Figuring out what had happened was trivial. Between the time that Jennifer last used it (when we were preparing the basement for the machines’ arrival) and the time we noticed it missing, the delivery guys were the only other people in the house. They were the only plausible suspects: both it and they were in the kitchen. And yet I had a hard time believing it was possible: someone couldn’t be that dumb to swipe something. It’s not like something like that going missing wouldn’t be noticed.

Apparently, someone was that dumb.

Continue reading this entry »

The trouble with vacations

I love to travel, but I don’t travel well. Stress and strange and uncomfortable beds increase my pain levels and, in turn, reduce my energy levels. I’m constantly tired. I forget to say please and thank you and all the other social niceties. I don’t move around very well. I don’t run around and do things as I should. It’s worse when I travel by road, which is annoying because I love road trips. All that time spent in the car and, if it’s a multiday trip, all those nights either in a tent or on hotel beds. The longer the trip, the worse it gets. Planes shorten the transit, so I may have to opt for plane travel rather than road travel. Either way, I’m sure to come down with at least a cold, usually the flu virus, and occasionally a norovirus. A vacation becomes something to survive, rather than something to enjoy.

Back at work tomorrow.

Looking back, looking forward

In many ways, 2007 was a trying year. The first quarter was spent dealing with cat problems and other issues, and I seem to have had some health and stress issues during the second quarter. But the second half of the year was spent back in the real workforce: stressful indeed, but a much more positive sort of stress.

Punching a clock and collecting a steady paycheque have been great for the finances, but my blogging and other projects have suffered. A lot of things planned for the past year simply haven’t happened yet, and my website income has been declining, month by month. (Even so, my website/freelance income was in line with my expectations for the year.)

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A cat update

Grooming So far, the cats seem to be getting along quite well; Goober’s acceptance of the new kitten is actually better than expected, and certainly better than we’ve seen with other cats. The kitten did manage to give his right eyelid a scratch, which necessitated a trip to the vet last week. There we learned that Goober was now in excess of nine kilograms (20 lbs) — a couple of kilos more than we thought he was. Hopefully, the presence of the new kitten — who incidentally is a playing machine who likes nothing better than to pounce on me in the middle of the night — will help him work off a bit of the excess flab.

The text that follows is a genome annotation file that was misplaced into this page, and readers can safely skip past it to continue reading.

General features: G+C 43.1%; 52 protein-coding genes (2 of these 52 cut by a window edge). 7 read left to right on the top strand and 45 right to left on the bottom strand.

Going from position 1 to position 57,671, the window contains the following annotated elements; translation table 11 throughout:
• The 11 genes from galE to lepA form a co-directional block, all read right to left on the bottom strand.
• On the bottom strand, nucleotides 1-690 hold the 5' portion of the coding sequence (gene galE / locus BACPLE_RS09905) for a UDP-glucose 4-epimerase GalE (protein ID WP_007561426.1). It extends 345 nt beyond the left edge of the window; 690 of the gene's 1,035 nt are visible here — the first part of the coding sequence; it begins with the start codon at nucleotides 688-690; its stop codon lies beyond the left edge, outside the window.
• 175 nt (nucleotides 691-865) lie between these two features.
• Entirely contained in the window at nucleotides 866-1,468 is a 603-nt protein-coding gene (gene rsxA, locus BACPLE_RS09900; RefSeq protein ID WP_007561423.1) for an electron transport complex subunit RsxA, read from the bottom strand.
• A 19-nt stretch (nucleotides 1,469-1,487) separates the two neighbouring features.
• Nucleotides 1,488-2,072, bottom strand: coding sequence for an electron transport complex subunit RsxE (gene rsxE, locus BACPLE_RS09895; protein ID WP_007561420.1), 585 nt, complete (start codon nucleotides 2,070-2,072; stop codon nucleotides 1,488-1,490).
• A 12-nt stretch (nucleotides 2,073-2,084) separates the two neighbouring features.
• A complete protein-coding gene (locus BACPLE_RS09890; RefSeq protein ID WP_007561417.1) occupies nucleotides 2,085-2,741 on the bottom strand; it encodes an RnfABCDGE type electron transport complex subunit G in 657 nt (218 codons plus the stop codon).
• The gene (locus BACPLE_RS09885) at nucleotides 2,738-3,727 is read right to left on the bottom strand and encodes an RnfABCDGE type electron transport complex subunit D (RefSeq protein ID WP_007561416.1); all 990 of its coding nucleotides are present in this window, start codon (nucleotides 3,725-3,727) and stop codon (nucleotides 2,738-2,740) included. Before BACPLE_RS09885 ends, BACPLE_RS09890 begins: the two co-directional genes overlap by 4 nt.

And no, we still haven’t settled on a name. We have some candidates, but nothing’s stuck yet.

Back up to full complement

You knew that, once Maya died, we wouldn’t be a one-cat household forever. Jennifer doesn’t work that way. So say hello to our new arrival: a two-month old male kitten. We’re not sure what to call him yet; I’m open to suggestions. He’s courtesy one of Jennifer’s co-workers, who had a litter on hand. Extremely playful and looks to be well-socialized, if a little shy and jumpy so far (which is to be expected). Goober’s responding to the intrusion better than the average cat would. (He’s never looked so huge in comparison, at more than six times the kitten’s weight.)


Apparently I’ve been doing a good job at work: they’ve extended me until the end of the year. This is very good for my bank balance — I’ll finally be out of debt some time in early November. But it’s been less good for my blogging, which will have to be on life support for a little while longer. The job has been busy enough that I don’t have much energy left at the end of the day to look after my web sites as much as I would like.

But the decision to stay is a no-brainer, at least in the short term: I make more than five times as much at the real job than I do from my web activities. In the long term, though, there are two paths ahead of me: either I will resume my web projects once this contract is over, or I will enter the world of permanent, full-time work. The former option leaves the door open to future, short-term contract work; the latter option would likely entail shuttering many of my projects, or reducing them to occasional pastimes rather than regular work. I have a choice ahead of me, one that is by no means easy.

Fun facts about me

My eyes have always been odd. I was born cross-eyed enough that I was blind in my right eye, and wore an eyepatch in my preschool and kindergarten years. Corrective surgery, to straighten out that right eye, followed in the fifth grade, and I’ve been wearing glasses, on and off, ever since. To clarify, my eyes aren’t actually bad (I’ve passed a vision test without my glasses, and I go without wearing them as often as not), just odd. My right eye is slightly farsighted; my left eye is slightly nearsighted. This means that I’ll watch television across the room with my right eye dominant, and read with my left eye dominant. Binocular vision is sort of a see-saw thing with me. Glasses correct this, but I’ve been overdue to replace mine for some time — 13 years is a little long for the same pair, isn’t it?

More about my birth defects and other physical abnormalities in a future episode.

Meanwhile, it will surprise no one to know my results from a Myers-Briggs test done at work: I’m an INTJ. I certainly called it beforehand.

Close enough for government work

Shawville is only an hour outside Ottawa — close enough, in other words, for me to be able to apply for government jobs. The catch is whether I’m willing to put up with such a lengthy commute. Others do, of course, but I’ve always liked living close to where I work.